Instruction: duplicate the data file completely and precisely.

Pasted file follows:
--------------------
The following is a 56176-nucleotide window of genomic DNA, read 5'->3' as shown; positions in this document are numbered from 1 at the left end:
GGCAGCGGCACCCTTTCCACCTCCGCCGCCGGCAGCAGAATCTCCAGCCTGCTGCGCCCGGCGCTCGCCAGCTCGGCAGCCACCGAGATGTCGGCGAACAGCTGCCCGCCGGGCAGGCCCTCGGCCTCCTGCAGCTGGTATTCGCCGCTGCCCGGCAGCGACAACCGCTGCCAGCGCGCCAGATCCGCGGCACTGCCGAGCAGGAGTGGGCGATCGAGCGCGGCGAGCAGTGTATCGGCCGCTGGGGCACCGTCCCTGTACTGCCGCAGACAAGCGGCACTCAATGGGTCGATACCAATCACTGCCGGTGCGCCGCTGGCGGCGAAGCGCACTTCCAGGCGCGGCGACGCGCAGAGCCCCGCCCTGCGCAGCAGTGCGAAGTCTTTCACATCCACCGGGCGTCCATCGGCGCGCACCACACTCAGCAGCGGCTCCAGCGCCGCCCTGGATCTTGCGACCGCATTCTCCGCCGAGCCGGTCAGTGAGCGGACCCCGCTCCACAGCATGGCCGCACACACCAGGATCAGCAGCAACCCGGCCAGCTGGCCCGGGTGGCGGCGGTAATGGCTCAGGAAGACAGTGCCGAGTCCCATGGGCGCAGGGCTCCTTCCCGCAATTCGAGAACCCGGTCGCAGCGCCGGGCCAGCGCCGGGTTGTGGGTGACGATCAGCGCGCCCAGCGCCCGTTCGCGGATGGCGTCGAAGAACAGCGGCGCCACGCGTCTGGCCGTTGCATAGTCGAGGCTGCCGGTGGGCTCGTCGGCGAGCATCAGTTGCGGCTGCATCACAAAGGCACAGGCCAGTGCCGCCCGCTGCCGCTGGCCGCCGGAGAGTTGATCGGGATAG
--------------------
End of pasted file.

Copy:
The following is a 56176-nucleotide window of genomic DNA, read 5'->3' as shown; positions in this document are numbered from 1 at the left end:
GGCAGCGGCACCCTTTCCACCTCCGCCGCCGGCAGCAGAATCTCCAGCCTGCTGCGCCCGGCGCTCGCCAGCTCGGCAGCCACCGAGATGTCGGCGAACAGCTGCCCGCCGGGCAGGCCCTCGGCCTCCTGCAGCTGGTATTCGCCGCTGCCCGGCAGCGACAACCGCTGCCAGCGCGCCAGATCCGCGGCACTGCCGAGCAGGAGTGGGCGATCGAGCGCGGCGAGCAGTGTATCGGCCGCTGGGGCACCGTCCCTGTACTGCCGCAGACAAGCGGCACTCAATGGGTCGATACCAATCACTGCCGGTGCGCCGCTGGCGGCGAAGCGCACTTCCAGGCGCGGCGACGCGCAGAGCCCCGCCCTGCGCAGCAGTGCGAAGTCTTTCACATCCACCGGGCGTCCATCGGCGCGCACCACACTCAGCAGCGGCTCCAGCGCCGCCCTGGATCTTGCGACCGCATTCTCCGCCGAGCCGGTCAGTGAGCGGACCCCGCTCCACAGCATGGCCGCACACACCAGGATCAGCAGCAACCCGGCCAGCTGGCCCGGGTGGCGGCGGTAATGGCTCAGGAAGACAGTGCCGAGTCCCATGGGCGCAGGGCTCCTTCCCGCAATTCGAGAACCCGGTCGCAGCGCCGGGCCAGCGCCGGGTTGTGGGTGACGATCAGCGCGCCCAGCGCCCGTTCGCGGATGGCGTCGAAGAACAGCGGCGCCACGCGTCTGGCCGTTGCATAGTCGAGGCTGCCGGTGGGCTCGTCGGCGAGCATCAGTTGCGGCTGCATCACAAAGGCACAGGCCAGTGCCGCCCGCTGCCGCTGGCCGCCGGAGAGTTGATCGGGATAG